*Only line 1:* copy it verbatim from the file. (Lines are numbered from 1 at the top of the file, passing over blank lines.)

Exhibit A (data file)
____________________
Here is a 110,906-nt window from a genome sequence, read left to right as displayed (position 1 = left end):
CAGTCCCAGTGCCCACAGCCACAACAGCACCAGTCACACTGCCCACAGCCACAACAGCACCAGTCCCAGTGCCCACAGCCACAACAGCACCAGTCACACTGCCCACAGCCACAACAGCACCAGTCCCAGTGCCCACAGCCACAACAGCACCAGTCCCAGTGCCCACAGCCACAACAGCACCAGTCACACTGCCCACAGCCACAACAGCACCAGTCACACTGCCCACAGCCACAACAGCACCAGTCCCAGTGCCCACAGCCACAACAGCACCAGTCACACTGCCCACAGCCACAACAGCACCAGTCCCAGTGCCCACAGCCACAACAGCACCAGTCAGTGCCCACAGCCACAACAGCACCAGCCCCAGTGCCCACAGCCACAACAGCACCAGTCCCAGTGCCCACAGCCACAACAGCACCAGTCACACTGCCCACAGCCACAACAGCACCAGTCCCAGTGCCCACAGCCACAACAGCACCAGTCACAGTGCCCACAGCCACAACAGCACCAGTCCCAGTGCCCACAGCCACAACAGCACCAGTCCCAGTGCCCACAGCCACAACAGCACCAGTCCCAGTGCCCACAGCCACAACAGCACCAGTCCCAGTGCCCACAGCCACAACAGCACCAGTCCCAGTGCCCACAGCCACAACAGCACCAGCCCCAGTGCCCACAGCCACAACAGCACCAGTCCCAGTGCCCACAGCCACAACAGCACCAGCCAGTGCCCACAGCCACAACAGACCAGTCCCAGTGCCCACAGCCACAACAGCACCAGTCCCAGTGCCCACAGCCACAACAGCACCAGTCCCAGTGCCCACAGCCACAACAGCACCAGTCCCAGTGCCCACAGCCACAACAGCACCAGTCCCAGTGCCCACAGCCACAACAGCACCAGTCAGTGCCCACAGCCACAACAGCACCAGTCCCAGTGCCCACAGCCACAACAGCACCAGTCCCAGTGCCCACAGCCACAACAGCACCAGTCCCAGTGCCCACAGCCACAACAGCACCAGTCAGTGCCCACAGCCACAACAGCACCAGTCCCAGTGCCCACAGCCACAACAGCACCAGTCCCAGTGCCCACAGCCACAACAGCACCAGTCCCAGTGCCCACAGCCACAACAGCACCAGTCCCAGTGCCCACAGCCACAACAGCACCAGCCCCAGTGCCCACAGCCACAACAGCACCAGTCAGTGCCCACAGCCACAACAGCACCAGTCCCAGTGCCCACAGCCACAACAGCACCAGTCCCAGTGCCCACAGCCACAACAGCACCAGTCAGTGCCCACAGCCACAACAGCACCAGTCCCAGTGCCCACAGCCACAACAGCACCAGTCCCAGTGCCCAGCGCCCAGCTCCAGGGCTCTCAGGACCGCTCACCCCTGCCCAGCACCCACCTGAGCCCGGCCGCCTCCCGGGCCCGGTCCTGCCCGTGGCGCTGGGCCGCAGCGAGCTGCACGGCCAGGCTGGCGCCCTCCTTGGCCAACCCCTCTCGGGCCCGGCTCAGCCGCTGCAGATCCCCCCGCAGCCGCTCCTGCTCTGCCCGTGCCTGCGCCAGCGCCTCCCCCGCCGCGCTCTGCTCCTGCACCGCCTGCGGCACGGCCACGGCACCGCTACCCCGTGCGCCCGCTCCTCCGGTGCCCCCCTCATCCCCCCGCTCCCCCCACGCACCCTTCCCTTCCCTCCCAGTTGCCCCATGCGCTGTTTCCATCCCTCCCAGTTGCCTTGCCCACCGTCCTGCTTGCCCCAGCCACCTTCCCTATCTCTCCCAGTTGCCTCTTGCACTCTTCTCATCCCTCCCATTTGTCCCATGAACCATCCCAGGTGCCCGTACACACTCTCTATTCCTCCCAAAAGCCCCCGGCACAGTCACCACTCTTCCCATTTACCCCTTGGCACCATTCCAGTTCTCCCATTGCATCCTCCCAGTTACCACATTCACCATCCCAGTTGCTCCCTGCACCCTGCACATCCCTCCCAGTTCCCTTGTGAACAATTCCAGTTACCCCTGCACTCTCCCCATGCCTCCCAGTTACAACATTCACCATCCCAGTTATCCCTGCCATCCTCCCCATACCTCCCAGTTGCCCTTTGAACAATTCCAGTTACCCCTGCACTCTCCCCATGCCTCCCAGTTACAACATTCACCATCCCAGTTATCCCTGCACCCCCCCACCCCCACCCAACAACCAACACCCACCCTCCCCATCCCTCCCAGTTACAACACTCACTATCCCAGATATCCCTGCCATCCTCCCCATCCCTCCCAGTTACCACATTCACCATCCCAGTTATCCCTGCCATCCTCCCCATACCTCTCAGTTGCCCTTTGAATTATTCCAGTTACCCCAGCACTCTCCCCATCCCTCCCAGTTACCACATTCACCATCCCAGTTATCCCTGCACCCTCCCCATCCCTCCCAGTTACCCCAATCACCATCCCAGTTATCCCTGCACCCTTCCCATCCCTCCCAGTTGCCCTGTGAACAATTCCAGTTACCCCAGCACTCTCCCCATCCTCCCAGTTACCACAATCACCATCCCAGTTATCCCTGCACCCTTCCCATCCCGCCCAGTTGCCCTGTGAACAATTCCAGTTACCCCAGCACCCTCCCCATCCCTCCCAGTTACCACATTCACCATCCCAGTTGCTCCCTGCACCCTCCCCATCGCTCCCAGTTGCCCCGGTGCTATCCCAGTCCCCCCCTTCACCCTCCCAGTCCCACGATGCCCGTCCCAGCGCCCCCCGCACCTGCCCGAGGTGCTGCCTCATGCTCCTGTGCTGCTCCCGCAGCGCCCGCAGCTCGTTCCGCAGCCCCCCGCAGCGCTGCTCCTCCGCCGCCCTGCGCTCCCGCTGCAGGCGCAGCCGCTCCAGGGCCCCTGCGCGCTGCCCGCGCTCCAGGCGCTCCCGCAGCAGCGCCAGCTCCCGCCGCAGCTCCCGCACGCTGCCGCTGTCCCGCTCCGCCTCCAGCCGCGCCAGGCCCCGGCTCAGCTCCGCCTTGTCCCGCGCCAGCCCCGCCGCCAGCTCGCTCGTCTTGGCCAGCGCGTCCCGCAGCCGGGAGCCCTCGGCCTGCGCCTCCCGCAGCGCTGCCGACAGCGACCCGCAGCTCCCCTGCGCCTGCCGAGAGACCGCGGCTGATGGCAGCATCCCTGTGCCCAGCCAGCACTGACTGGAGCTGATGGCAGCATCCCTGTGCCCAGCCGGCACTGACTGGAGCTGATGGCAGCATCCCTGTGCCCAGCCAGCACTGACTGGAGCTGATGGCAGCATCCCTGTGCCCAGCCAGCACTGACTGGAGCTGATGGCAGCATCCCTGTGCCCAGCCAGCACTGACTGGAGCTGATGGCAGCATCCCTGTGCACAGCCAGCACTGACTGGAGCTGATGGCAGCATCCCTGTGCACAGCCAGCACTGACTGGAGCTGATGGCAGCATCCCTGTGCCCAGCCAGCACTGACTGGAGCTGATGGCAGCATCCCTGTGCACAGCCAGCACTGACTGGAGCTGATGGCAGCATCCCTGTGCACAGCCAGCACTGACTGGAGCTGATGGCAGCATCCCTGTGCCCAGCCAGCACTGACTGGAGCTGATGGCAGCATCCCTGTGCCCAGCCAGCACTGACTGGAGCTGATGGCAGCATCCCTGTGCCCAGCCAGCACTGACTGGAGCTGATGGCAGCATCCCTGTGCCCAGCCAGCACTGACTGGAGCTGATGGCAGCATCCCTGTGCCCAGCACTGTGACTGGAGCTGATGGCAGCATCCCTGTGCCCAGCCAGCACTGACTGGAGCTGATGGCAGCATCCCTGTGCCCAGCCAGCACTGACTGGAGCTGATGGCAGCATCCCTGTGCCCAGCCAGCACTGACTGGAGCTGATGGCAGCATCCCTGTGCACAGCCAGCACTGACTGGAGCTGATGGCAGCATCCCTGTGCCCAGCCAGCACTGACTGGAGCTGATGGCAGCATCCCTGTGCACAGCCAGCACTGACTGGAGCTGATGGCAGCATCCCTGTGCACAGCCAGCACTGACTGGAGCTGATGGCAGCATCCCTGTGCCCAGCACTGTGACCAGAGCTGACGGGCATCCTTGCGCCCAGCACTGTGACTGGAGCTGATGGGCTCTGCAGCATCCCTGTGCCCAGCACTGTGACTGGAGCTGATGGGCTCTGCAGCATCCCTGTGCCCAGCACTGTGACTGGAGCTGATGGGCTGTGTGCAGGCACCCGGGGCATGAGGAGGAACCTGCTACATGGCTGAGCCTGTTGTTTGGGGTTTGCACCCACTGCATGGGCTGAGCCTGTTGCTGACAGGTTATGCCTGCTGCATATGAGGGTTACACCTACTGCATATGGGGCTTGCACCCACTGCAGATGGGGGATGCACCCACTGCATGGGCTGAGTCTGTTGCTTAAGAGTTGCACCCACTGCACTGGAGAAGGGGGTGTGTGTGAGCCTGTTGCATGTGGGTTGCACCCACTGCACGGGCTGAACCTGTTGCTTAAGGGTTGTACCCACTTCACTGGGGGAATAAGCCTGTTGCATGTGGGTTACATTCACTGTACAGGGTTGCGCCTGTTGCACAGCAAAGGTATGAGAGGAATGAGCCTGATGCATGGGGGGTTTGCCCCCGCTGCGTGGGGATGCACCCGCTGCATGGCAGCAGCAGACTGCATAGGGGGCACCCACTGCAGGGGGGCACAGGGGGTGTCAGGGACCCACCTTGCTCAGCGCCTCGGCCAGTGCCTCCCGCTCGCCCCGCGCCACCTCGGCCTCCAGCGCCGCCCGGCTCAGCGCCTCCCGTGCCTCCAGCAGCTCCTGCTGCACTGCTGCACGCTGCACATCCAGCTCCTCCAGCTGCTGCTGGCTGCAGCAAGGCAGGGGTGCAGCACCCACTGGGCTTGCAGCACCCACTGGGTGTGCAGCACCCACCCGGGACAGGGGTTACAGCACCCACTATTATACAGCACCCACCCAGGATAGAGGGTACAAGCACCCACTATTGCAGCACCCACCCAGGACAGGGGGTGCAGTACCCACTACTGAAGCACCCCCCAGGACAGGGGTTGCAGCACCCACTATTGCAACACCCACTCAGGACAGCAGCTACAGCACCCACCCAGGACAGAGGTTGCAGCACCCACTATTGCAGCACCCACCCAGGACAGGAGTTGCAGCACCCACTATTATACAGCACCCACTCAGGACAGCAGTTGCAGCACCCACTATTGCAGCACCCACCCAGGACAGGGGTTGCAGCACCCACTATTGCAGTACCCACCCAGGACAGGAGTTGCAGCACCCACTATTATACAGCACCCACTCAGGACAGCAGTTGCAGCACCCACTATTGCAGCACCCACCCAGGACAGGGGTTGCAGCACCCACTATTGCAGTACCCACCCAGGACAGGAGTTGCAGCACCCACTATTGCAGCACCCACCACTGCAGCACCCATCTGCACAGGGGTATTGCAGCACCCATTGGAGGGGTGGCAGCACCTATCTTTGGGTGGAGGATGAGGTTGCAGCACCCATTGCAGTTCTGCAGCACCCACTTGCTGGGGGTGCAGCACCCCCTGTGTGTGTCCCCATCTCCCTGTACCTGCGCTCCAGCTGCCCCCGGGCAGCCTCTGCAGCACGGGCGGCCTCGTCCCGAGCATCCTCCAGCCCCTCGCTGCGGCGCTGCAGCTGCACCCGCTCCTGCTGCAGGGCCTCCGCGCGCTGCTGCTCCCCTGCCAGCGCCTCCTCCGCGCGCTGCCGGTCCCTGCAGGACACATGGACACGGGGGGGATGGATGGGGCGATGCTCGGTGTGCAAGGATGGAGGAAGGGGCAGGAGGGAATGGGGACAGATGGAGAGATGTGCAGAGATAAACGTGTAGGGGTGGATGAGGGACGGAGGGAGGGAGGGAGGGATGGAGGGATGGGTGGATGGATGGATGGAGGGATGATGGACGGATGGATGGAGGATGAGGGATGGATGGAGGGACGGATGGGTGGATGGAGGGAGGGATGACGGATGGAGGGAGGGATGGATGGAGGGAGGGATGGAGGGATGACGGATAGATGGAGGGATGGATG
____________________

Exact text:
Here is a 110,906-nt window from a genome sequence, read left to right as displayed (position 1 = left end):